The Government was under growing pressure last night to call a public inquiry into the behaviour of Britain's bankers as the Business Secretary, Vince Cable, admitted the sector was a “massive cesspit” that needed cleaning up.
Even business leaders turned on the City and demanded a cull at the top of British banks, with some investors at Barclays agitating for a management change after its £290m fine for trying to fix Libor, the rate banks charge to borrow from each other.
The Bank of England Governor, Sir Mervyn King, launched a scathing attack on the banking industry and demanded a "real change in culture".
Bob Diamond, the chief executive of Barclays, could be called before Parliament as early as Wednesday to answer questions about when he first became aware of the practice. The bank's chairman, Marcus Agius, will probably also be called to appear "if he is still in a job," sources on the Treasury Select Committee said.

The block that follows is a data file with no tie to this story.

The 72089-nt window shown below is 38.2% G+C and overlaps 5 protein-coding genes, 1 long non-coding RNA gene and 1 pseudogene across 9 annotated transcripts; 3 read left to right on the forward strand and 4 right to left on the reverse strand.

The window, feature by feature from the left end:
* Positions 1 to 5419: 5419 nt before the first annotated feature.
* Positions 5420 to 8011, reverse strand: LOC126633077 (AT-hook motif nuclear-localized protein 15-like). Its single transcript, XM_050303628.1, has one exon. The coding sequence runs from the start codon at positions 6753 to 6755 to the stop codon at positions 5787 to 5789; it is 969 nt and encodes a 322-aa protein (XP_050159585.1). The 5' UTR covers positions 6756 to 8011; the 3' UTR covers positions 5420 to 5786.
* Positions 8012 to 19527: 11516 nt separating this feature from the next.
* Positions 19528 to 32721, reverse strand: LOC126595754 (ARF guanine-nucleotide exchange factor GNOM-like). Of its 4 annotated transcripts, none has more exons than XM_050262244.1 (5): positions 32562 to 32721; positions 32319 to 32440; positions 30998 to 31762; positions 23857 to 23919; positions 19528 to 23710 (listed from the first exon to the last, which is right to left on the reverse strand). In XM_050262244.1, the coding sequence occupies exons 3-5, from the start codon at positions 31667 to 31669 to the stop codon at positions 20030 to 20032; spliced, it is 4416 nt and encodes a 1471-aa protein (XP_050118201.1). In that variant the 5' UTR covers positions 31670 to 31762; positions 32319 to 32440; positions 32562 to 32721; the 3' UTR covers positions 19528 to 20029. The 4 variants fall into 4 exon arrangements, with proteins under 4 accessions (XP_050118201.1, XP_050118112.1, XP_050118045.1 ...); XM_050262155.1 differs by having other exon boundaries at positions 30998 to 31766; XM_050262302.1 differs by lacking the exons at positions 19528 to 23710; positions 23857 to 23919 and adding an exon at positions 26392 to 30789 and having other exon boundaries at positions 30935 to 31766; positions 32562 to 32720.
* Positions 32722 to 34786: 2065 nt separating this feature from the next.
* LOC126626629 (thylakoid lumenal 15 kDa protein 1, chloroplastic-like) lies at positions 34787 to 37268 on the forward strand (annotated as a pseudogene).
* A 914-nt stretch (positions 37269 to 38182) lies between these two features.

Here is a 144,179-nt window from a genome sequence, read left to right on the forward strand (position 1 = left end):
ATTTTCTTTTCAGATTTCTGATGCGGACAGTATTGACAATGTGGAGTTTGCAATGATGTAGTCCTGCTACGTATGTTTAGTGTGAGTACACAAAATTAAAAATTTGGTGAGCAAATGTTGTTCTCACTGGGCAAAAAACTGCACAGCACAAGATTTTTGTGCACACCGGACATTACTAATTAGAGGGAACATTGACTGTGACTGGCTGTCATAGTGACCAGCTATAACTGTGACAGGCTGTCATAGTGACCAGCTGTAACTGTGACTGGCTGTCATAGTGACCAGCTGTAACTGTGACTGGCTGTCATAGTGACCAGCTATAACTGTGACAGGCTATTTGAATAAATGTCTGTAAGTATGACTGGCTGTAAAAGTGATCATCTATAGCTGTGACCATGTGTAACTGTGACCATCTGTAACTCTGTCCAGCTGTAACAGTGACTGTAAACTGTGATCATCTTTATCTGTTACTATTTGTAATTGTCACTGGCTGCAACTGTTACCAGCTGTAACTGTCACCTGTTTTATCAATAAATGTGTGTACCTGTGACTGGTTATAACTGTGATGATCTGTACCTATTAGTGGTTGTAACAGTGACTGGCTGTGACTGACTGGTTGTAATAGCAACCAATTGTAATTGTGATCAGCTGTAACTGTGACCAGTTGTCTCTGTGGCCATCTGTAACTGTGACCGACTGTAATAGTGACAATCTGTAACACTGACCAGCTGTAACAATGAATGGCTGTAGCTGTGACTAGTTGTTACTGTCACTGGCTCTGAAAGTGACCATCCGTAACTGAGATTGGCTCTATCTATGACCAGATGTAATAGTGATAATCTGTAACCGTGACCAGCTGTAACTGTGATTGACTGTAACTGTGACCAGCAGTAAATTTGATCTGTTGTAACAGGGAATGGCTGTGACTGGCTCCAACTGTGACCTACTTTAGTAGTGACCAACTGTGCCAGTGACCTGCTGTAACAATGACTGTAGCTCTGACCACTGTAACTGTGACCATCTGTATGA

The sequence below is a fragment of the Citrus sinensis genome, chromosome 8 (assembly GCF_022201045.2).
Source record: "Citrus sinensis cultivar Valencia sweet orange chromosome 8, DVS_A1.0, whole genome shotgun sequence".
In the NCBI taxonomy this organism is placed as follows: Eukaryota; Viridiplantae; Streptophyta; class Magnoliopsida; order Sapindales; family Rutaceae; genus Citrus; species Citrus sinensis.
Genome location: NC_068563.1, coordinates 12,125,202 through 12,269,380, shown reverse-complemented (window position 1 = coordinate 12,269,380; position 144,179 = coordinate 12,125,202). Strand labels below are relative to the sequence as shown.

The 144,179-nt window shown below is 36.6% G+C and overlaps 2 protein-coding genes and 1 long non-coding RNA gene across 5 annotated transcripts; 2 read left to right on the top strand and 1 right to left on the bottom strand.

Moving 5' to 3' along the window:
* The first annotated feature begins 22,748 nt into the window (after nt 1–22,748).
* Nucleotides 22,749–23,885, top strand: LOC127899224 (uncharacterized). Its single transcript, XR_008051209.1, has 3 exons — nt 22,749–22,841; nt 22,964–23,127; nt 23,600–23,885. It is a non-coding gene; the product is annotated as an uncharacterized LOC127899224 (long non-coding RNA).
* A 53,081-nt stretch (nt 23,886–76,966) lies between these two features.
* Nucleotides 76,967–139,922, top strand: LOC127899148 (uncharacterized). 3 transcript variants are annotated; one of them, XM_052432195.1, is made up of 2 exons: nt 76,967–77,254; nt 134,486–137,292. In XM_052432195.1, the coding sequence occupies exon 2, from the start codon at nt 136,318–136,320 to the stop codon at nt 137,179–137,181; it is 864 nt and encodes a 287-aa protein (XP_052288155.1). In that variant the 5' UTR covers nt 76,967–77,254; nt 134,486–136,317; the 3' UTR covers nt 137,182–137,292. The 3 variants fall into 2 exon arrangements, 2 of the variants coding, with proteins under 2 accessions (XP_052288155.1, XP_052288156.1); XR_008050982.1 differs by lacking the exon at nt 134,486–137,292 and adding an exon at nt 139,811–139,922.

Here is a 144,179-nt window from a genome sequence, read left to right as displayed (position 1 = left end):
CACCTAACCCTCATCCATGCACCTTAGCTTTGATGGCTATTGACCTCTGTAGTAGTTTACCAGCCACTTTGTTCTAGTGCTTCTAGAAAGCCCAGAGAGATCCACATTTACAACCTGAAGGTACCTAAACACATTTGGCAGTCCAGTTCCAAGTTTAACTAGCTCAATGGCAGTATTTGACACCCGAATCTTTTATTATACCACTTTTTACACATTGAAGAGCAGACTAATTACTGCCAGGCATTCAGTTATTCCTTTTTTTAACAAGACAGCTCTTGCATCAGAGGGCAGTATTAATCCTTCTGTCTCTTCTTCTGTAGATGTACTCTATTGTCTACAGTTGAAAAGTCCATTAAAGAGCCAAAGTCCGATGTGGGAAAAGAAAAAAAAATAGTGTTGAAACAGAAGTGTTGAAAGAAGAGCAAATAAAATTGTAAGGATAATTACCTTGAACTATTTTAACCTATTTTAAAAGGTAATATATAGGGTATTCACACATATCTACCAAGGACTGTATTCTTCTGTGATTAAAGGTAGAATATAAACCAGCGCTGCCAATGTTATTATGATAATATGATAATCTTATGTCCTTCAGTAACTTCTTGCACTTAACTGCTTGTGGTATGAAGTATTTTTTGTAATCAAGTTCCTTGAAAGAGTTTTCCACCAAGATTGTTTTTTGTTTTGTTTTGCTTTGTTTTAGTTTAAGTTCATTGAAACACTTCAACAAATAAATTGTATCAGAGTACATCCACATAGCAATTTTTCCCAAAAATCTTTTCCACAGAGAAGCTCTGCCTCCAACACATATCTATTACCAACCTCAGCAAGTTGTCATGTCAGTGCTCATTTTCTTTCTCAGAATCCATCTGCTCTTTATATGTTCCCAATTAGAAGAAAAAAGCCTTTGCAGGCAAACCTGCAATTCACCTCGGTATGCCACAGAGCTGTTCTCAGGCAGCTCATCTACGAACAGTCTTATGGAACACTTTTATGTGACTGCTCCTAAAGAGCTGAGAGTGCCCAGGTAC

Ed Miliband, the Labour leader, called for a judge-led inquiry into the industry, asserting that the problem "goes far beyond individuals". But he also singled out Mr Diamond, adding to the pressure on him to resign: "I think it's pretty clear that change is required at Barclays. It's very hard to see that being led by Bob Diamond."
The head of the Institute of Directors, Simon Walker, said it was "high time" for a "clear-out" of top bankers after a wave of scandals including mis-selling and market manipulation.
It was also reported last night that Barclays failed to act on three internal warnings, between 2007 and 2008, relating to the way it set Libor rates.